I think breastfeeding is great.  I'm really a fan.  Aside from the huge nutritional benefits, the enormous savings not buying formula, and the wonderful close skin cuddle time it is for baby and I (not that bottle feeding isn't, and this post is not to bash formula feeders AT ALL, it' simply a post on breastfeeding to help those interested in it), I love breastfeeding for it's convenience as well.  Nothing like going out on errands or out on a run and knowing I don't need to worry about where I'm going to make a bottle or run out of formula.
Breastfeeding can be hard work those first 6-8 weeks though.  You may deal with engorgement or worry you're not feeding baby enough, your supply isn't big enough.  If baby is happy and having wet and messy diapers and gaining weight you're good!  Something I had to learn the hard way (meaning I stopped nursing our first baby at 5 months old because I thought I had dried up) is that you don't have to feel huge and engorged to have milk.  The body produces it when the baby feeds.  Just because your breasts don't feel full doesn't mean baby isn't getting full from you.  Nursing can hurt.  Even on my fourth baby, there were still a couple weeks of grin and bear it and breathe through those first 15 seconds of baby latching on.  Learn a proper latch, use a nursing balm on your nipples after every feeding (I like a balm like Motherlove more than just plain lanolin like I've used before), use breathable nursing pads or at least expose the skin to air as much as you can, and give it a good 6 weeks.  The pain goes away and it gets better and you can have this great nursing relationship while burning calories with your sweet baby.  If you end up using formula it's not the end of the world and you're not a bad mom, I'm just saying to give it time, drink your water, and enjoy that special bonding skin to skin time with your baby if you have any desire to breastfeed.  I think it's pretty great!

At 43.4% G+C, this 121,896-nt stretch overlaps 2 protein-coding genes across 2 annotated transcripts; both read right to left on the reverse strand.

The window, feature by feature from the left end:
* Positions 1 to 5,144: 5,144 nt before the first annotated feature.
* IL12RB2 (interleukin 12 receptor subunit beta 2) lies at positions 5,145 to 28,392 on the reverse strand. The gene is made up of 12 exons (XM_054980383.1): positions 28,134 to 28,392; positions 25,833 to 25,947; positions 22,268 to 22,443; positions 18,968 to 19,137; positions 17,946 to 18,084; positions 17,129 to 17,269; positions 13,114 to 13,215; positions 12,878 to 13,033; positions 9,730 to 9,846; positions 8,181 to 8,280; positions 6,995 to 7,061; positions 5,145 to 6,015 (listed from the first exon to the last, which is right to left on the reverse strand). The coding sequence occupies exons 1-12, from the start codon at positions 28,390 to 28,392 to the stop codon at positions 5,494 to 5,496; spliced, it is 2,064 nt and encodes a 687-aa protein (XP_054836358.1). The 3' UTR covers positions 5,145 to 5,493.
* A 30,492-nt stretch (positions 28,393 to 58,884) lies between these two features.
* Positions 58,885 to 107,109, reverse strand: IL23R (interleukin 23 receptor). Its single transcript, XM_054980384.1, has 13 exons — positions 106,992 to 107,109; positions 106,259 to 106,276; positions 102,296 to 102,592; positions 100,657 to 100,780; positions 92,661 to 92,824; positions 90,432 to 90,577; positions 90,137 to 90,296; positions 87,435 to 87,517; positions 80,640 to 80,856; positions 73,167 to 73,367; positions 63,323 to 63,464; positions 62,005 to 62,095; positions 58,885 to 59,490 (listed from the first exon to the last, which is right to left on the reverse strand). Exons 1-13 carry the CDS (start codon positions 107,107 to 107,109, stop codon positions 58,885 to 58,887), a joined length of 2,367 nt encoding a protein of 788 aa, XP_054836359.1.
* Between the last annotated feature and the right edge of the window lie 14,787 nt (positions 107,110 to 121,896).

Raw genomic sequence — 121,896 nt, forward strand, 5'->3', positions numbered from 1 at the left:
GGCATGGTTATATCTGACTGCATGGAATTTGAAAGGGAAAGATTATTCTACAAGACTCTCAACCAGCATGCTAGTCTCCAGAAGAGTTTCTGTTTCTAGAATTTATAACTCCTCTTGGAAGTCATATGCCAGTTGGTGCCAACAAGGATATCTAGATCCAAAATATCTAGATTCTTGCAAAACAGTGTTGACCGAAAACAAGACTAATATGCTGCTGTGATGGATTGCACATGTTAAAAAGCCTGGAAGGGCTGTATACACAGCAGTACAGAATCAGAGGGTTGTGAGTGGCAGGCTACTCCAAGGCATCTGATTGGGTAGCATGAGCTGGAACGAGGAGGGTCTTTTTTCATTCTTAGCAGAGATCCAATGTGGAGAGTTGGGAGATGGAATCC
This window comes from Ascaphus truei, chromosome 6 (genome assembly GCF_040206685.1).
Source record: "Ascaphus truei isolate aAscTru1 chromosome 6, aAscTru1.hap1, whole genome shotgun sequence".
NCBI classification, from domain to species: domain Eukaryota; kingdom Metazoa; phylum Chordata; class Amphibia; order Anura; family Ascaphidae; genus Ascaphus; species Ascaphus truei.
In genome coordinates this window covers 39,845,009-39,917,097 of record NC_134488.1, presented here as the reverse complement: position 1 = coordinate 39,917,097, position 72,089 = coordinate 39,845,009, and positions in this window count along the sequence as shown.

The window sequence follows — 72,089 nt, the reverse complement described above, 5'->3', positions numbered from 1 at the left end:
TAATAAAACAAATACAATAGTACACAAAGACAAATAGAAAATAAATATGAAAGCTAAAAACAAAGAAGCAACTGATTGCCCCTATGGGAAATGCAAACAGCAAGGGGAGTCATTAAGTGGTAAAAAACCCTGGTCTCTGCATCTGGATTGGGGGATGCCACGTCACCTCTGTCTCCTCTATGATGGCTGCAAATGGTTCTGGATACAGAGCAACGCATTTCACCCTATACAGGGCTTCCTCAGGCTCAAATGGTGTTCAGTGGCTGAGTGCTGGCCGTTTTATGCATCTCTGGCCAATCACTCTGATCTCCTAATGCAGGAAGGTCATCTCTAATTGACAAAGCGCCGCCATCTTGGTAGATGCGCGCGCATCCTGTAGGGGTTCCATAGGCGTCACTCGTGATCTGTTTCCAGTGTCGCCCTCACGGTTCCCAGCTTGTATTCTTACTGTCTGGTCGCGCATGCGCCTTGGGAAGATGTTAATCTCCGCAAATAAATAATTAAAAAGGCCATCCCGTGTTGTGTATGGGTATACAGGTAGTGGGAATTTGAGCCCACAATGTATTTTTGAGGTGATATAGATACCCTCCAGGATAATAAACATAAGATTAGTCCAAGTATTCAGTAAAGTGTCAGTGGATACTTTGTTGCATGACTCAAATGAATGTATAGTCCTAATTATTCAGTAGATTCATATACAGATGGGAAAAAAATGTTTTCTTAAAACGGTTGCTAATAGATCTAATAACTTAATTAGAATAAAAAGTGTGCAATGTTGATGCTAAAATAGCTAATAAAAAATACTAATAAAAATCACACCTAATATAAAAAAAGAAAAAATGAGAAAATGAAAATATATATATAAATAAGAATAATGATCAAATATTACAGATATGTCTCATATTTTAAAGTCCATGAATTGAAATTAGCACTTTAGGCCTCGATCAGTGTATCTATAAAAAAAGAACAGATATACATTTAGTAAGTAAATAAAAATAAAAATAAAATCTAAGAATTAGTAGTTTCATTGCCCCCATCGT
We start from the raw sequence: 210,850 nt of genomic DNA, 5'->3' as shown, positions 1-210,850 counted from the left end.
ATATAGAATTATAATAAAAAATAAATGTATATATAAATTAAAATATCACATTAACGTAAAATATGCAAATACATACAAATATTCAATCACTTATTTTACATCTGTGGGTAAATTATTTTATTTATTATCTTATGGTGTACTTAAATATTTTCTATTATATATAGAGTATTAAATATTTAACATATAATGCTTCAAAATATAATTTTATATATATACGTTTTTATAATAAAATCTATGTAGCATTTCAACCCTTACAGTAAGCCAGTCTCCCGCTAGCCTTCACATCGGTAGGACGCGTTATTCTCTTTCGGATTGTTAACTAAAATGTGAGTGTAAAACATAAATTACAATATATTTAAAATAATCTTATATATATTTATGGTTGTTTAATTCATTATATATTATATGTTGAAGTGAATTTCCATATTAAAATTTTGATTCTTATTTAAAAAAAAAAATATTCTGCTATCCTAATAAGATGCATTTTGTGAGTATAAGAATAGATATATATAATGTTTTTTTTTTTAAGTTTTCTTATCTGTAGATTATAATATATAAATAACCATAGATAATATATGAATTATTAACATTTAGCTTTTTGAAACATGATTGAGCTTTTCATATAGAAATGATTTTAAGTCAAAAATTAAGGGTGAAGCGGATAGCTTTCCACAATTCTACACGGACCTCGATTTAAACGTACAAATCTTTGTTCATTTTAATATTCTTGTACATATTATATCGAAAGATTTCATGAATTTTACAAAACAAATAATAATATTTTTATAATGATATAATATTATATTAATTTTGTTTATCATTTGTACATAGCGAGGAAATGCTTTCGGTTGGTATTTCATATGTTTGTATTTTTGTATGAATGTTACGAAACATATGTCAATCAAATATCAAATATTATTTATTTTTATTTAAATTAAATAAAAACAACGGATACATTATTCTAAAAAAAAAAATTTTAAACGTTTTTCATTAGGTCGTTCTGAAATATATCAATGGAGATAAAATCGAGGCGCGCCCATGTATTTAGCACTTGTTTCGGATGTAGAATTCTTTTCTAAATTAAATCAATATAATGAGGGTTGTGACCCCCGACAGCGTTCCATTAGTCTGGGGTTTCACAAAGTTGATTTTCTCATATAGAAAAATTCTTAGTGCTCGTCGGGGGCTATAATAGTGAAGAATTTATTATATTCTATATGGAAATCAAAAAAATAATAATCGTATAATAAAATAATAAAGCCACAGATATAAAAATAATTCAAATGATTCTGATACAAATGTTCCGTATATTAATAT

4 comments:

Laura said...

This was a great entry. I even found that if I restricted calories at all, I actually gained weight because my body was going into starvation mode.

Unknown said...

Thanks for this article. My baby is 8 wks old today. I haven't really felt like getting back into training, besides running a little but I did feel like your article was written just for me (a first time mom). Also, do you shop online at Sierra Trading Post? Great prices on running clothes i.e. moving comfort sports bras! I am a fan of Moving Comfort and Sierra Trading Post!! Thanks. Katie

Mrs. Troxell said...

Thanks for this post and your other posts. I just happened upon your site. I'm a triathlete and a mom of a newborn (born this past Sunday). I have two other little ones (ages 4 and 2), and the recovery from this delivery has been the easiest. I've long wondered about the effects of nursing a baby and working out (I've never restricted myself in the past). Your post helps LOTS and I'm going to keep reading about your progress as I make my own debut back into the world of athletic activity.

Desmond and Hazel said...

This post will continue to help many active mums nurse and train at the same time. Thank you so much for all the reassurance, especially to a first time mum like me.